Wednesday, April 11, 2007

Bellevue annexation plan raises questions

Is light-industrial/commercial area good or bad idea?


By JON DUVAL
Express Staff Writer

Bellevue and Blaine County citizens raised concerns last week with a developer's proposed housing layout and inclusion of a light-industrial/commercial area in a 281-acre annexation proposal under discussion in Bellevue.

Landowner John Scherer's development team discussed three different aspects of the annexation request—housing, zoning criteria, and wildlife—at a Bellevue Planning and Zoning meeting Thursday, April 5.

While the wildlife discussion skated through uncontested, the housing and zoning criteria presentations sparked debate among both the P&Z and a small but vocal group of the public.

Richard Schaefer, architect for Scherer's development, provided a detailed description of the different types of housing that would be built, as well as where they would be located on the annexed property, which lies south of Bellevue and east of the Gannett-Picabo Road.

Although he was quick to clarify that the entire plan was subject to change, Schaefer explained that there would be manufactured, duplex, multi-family and "keyhole style" houses. The hope is that the variety of housing will lend itself toward the diversity in residents needed to build and sustain a community.

No definite timeline was given for the entire project, but Scherer estimated that it would take 25- to 35 years to build out, noting that the Woodside development in Hailey has taken over 30 years and is not yet complete.

The first phase would include manufactured, multi-family and some single-family homes, in addition to the light-industrial area.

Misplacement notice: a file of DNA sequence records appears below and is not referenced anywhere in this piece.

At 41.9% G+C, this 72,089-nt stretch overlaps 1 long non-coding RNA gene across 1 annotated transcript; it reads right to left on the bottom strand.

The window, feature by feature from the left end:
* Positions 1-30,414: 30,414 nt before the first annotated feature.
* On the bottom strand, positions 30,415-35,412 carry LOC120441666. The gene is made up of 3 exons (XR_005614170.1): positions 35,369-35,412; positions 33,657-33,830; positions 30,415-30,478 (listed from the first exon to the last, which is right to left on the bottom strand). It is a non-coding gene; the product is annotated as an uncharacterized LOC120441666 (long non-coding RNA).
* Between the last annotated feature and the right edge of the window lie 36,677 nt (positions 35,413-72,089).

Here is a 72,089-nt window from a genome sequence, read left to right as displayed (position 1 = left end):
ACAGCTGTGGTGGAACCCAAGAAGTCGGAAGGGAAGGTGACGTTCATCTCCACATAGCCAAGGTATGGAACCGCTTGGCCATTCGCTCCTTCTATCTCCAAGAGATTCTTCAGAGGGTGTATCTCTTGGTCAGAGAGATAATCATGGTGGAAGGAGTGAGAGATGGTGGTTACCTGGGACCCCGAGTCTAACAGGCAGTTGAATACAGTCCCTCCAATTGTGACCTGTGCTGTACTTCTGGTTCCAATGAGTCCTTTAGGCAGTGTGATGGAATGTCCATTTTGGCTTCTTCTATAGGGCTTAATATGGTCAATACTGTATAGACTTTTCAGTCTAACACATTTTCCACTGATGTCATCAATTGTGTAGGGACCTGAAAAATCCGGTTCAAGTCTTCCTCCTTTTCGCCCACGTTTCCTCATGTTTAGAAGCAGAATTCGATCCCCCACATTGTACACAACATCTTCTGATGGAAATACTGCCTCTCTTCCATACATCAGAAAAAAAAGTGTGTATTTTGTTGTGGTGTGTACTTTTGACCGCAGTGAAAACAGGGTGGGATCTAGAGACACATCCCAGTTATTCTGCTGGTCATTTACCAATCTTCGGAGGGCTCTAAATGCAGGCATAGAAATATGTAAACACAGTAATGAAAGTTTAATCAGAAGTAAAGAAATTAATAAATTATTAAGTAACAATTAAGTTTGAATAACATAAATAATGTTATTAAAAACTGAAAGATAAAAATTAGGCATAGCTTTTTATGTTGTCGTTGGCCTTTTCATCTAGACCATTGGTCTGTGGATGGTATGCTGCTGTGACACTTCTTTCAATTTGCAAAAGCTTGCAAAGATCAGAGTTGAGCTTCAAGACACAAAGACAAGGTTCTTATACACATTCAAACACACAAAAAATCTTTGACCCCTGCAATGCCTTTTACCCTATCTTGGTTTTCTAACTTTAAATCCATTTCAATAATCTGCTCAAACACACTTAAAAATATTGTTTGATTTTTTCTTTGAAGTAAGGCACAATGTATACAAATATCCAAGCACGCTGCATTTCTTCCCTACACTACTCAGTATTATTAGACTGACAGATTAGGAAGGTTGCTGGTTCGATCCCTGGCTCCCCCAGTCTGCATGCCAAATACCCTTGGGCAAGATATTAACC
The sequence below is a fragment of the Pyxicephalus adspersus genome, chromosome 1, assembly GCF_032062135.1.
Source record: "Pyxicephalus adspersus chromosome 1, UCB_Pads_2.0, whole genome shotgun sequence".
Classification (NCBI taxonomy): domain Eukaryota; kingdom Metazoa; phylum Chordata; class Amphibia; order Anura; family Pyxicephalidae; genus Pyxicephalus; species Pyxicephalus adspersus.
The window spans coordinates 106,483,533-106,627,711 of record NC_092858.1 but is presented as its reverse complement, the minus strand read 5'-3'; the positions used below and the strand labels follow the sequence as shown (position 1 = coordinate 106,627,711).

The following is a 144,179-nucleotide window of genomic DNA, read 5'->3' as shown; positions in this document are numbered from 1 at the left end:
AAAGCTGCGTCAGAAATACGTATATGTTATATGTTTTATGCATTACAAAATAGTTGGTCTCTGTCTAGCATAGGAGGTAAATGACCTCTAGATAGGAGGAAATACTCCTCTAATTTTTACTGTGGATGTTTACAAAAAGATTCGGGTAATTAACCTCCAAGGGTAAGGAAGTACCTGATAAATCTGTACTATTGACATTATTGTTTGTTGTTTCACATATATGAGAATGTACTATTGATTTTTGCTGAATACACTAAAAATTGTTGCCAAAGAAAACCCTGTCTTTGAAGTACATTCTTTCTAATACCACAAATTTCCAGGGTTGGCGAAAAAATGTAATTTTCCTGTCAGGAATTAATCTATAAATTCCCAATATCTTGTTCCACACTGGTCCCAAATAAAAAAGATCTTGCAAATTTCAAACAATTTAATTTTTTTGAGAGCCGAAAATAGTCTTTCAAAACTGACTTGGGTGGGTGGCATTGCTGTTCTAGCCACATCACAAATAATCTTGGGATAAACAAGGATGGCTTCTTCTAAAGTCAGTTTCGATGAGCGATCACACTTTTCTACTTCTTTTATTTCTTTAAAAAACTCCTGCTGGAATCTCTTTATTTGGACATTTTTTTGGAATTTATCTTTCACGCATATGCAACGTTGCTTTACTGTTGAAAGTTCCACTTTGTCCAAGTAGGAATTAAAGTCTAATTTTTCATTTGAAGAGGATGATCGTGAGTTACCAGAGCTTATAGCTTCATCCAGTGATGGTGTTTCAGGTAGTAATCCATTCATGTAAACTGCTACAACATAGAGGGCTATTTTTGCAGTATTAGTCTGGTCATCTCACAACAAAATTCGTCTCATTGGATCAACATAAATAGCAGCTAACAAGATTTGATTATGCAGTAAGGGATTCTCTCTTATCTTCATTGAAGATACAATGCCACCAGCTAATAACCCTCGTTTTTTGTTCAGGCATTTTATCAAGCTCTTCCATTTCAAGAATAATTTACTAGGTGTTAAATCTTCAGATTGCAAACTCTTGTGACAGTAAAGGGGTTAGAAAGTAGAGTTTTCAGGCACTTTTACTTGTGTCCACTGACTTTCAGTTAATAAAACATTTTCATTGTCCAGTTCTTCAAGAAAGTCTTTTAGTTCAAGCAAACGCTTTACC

Scherer said the manufactured housing would cost under $150,000 for a 1,200-square-foot house and lot, and that there is nothing comparable in the Wood River Valley for the size and price he would be offering.

"I can't have crummy looking stuff at the beginning of the project or I'll have a lot of product I can't sell," Scherer said.

Commissioner Adam McNae, however, was the first of many to raise the issue of the proposed location of the manufactured housing, currently nestled within the light-industrial area and separated from the rest of the development.

Kate Giese, director of ARCH Community Housing Trust, echoed this sentiment.

"We're starting to understand how important affordable housing is to our community, but we need to integrate it into our market-rate housing," she said.

Scherer did not directly address this issue, but Dick Fosbury, representing the project's engineers, Galena Engineering, said that at this point they are only trying to give a general plan ahead of the City Council's vote.

The subject of even bigger questions was the proposed light-industrial/commercial area, which would be located directly next to Gannett Road, according to the current plan.

Despite the fact that shops in a neighborhood business district would be limited in size, Commissioner Todd Mabbutt wondered if services, such as restaurants or day care, wouldn't drag customers away from existing businesses in downtown Bellevue.

"With a commercial area, it might separate the communities (of Bellevue and the annexation) even more," Mabbutt said.

He added that having almost 20 acres of industrial area right next to the road might not sit well with current residents.

"It could be hard for people who bought their dream home on five acres and end up having a light-industrial area right across the street," Mabbutt said.

"Concern from the public about sprawl is a red flag for me," said Commissioner Kathryn Goldman.

The commission continued the discussion of the light-industrial area to its next meeting, set for April 19.




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